Wednesday, May 26, 2010

Bearberry-eating elfin

Strolling the trails and beaches of the Lake Huron shoreline in Presque Isle County, Michigan is an excercise in constant distraction. There are all manner of birds, and one must generally keep their eyes elevated to spot those. But looking up is tough when plants such as Yellow Lady's-slippers, Cypripedium parviflorum, are quite literally roadside "weeds" in places. The individual in this photo is a gem of an orchid; an unusual double-flowered form.

Coming from Columbus, Ohio - the land of invasive bush honeysuckles - it was nice to see some of the native honeysuckles. This is Wild Honeysuckle, Lonicera dioica, a plant that is becoming scarce down here but remains common up there. Most of the flowers that I saw were this striking deep red-orange color; most that I see in Ohio trend towards yellowish.

Brilliant yellow-orange flowers of Plains Puccoon, Lithospermum caroliniense, stand in stark contrast to the white sandy dunes of the Huron shore. The low shrub in the back left is Ground Juniper, Juniperus communis var. depressa. And the darker low-growing mat to the right of that is a most interesting little heath - Bearberry, Arctostaphylos uva-ursi.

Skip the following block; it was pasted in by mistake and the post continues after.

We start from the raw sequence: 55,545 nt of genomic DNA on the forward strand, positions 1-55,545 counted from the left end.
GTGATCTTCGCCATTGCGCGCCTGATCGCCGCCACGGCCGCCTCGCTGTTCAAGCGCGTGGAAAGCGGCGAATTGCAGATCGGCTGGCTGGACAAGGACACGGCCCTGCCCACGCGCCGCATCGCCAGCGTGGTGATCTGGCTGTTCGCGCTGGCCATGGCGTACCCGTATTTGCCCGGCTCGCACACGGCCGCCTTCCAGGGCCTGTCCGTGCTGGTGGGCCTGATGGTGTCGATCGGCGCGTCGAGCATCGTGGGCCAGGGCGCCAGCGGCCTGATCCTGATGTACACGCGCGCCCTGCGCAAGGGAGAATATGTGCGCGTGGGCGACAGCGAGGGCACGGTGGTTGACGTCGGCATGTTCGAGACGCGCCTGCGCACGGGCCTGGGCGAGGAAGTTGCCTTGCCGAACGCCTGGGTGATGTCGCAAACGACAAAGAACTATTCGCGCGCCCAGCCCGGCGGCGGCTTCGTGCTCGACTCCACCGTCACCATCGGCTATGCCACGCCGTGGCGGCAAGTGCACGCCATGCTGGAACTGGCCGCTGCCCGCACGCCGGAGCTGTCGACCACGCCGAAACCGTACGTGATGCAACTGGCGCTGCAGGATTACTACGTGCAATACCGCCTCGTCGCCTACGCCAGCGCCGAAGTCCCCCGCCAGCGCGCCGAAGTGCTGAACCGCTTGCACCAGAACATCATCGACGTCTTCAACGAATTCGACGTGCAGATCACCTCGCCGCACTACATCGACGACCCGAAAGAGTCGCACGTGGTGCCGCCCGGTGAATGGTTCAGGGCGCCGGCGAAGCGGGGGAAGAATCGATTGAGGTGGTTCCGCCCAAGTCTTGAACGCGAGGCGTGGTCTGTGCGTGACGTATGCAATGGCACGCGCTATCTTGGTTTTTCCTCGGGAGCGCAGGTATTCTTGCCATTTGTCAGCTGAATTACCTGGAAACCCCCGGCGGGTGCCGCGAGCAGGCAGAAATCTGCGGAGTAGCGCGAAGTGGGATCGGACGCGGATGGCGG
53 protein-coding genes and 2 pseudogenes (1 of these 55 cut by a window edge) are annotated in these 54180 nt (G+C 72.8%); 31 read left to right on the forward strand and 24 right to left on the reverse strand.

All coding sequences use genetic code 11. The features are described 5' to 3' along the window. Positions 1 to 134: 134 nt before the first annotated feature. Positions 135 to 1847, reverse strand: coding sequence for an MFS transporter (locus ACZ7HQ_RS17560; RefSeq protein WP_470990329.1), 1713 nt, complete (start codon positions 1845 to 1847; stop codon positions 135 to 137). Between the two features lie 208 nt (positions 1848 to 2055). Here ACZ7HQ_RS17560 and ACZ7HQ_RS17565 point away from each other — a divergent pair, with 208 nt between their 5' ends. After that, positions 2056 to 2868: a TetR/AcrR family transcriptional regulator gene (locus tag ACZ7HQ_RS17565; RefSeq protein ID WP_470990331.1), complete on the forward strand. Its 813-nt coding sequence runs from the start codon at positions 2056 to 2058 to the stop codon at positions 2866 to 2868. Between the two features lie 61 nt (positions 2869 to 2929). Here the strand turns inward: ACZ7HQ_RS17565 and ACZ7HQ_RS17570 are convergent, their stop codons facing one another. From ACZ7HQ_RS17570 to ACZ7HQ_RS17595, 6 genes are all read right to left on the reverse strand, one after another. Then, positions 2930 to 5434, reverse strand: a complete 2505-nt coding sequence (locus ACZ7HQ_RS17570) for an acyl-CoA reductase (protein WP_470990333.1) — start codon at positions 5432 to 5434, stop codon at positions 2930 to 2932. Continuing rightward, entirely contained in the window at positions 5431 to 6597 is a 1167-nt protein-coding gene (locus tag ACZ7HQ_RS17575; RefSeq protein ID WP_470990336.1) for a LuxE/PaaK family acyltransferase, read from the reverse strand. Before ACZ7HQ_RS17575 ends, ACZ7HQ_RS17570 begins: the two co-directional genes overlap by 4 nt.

Bearberry is a beautiful little shrublet that is very common in sandy ground throughout the northern Great Lakes and far beyond. Ohio lies at the southernmost limits of its range, and there are but two old records in our state, along the shores of Lake Erie.

The tiny flowers dangle in pendant clusters, and are urceolate or urn-shaped. Like tiny ewers with mouth tinged pink, they demand a close inspection once noticed.

The evergreen leaves are thick and coriaceous - leathery - and it's hard to see how a caterpillar could or would chomp into them. But at least one noteworthy cylindrical bag of goo does indeed make Bearberry its meal of choice.

I was excited to see many of these quarter-sized butterflies frequenting gravelly openings near Bearberry patches, and upon my first good look at one, saw that they were elfins. But not an elfin that I had ever seen. It didn't take too long to ferret out the name: Hoary Elfin, Callophrys polios. Small wonder we were in elfin city - these mites require Bearberry as a host plant, along with another heath that was very common, Trailing Arbutus, Epigaea repens. Good thing their caterpillars have evolved to eat these tough heaths, and thus transform into the elfins that add a real dose of lepidopteran excitement to the sandy plains.

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3 comments:

Anonymous said...

I thought John Pogacnik found Bearberry 5 or 6 years ago along the Lake Erie shoreline.
Brian

Janet Creamer said...

Just beautiful, Jim!

Jim McCormac said...

Yes, you're right, Brian - I forgot about that. If memory serves, the plant didn't appear to persist and John may have only seen it one year, but if he sees these and I'm wrong perhaps he can set the record straight.

Jim